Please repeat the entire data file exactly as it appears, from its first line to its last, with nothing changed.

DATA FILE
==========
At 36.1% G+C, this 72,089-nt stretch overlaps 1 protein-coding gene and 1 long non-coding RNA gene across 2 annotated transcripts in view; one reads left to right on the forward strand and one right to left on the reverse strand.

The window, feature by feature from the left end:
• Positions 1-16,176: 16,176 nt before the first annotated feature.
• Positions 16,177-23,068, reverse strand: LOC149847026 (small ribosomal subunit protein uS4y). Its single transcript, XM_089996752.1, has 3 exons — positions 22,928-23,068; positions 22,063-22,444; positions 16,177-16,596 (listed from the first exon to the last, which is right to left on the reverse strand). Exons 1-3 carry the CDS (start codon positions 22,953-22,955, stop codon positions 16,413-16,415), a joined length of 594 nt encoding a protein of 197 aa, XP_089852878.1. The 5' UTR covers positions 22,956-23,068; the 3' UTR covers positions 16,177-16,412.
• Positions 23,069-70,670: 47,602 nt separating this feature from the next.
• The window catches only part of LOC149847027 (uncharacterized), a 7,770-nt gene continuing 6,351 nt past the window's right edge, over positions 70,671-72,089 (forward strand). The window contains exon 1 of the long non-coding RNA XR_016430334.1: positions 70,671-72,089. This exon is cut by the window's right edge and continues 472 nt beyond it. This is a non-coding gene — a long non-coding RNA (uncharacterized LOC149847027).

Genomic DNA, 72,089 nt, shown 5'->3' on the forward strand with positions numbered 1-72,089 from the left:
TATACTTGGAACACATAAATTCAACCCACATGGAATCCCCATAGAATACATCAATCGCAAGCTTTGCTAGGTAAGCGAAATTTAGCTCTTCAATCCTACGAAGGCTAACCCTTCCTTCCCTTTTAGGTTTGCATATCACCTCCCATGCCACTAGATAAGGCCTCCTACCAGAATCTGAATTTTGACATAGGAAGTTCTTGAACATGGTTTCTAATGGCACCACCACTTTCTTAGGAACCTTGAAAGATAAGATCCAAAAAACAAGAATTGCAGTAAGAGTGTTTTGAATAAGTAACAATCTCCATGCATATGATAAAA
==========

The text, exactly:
At 36.1% G+C, this 72,089-nt stretch overlaps 1 protein-coding gene and 1 long non-coding RNA gene across 2 annotated transcripts in view; one reads left to right on the forward strand and one right to left on the reverse strand.

The window, feature by feature from the left end:
• Positions 1-16,176: 16,176 nt before the first annotated feature.
• Positions 16,177-23,068, reverse strand: LOC149847026 (small ribosomal subunit protein uS4y). Its single transcript, XM_089996752.1, has 3 exons — positions 22,928-23,068; positions 22,063-22,444; positions 16,177-16,596 (listed from the first exon to the last, which is right to left on the reverse strand). Exons 1-3 carry the CDS (start codon positions 22,953-22,955, stop codon positions 16,413-16,415), a joined length of 594 nt encoding a protein of 197 aa, XP_089852878.1. The 5' UTR covers positions 22,956-23,068; the 3' UTR covers positions 16,177-16,412.
• Positions 23,069-70,670: 47,602 nt separating this feature from the next.
• The window catches only part of LOC149847027 (uncharacterized), a 7,770-nt gene continuing 6,351 nt past the window's right edge, over positions 70,671-72,089 (forward strand). The window contains exon 1 of the long non-coding RNA XR_016430334.1: positions 70,671-72,089. This exon is cut by the window's right edge and continues 472 nt beyond it. This is a non-coding gene — a long non-coding RNA (uncharacterized LOC149847027).

Genomic DNA, 72,089 nt, shown 5'->3' on the forward strand with positions numbered 1-72,089 from the left:
TATACTTGGAACACATAAATTCAACCCACATGGAATCCCCATAGAATACATCAATCGCAAGCTTTGCTAGGTAAGCGAAATTTAGCTCTTCAATCCTACGAAGGCTAACCCTTCCTTCCCTTTTAGGTTTGCATATCACCTCCCATGCCACTAGATAAGGCCTCCTACCAGAATCTGAATTTTGACATAGGAAGTTCTTGAACATGGTTTCTAATGGCACCACCACTTTCTTAGGAACCTTGAAAGATAAGATCCAAAAAACAAGAATTGCAGTAAGAGTGTTTTGAATAAGTAACAATCTCCATGCATATGATAAAA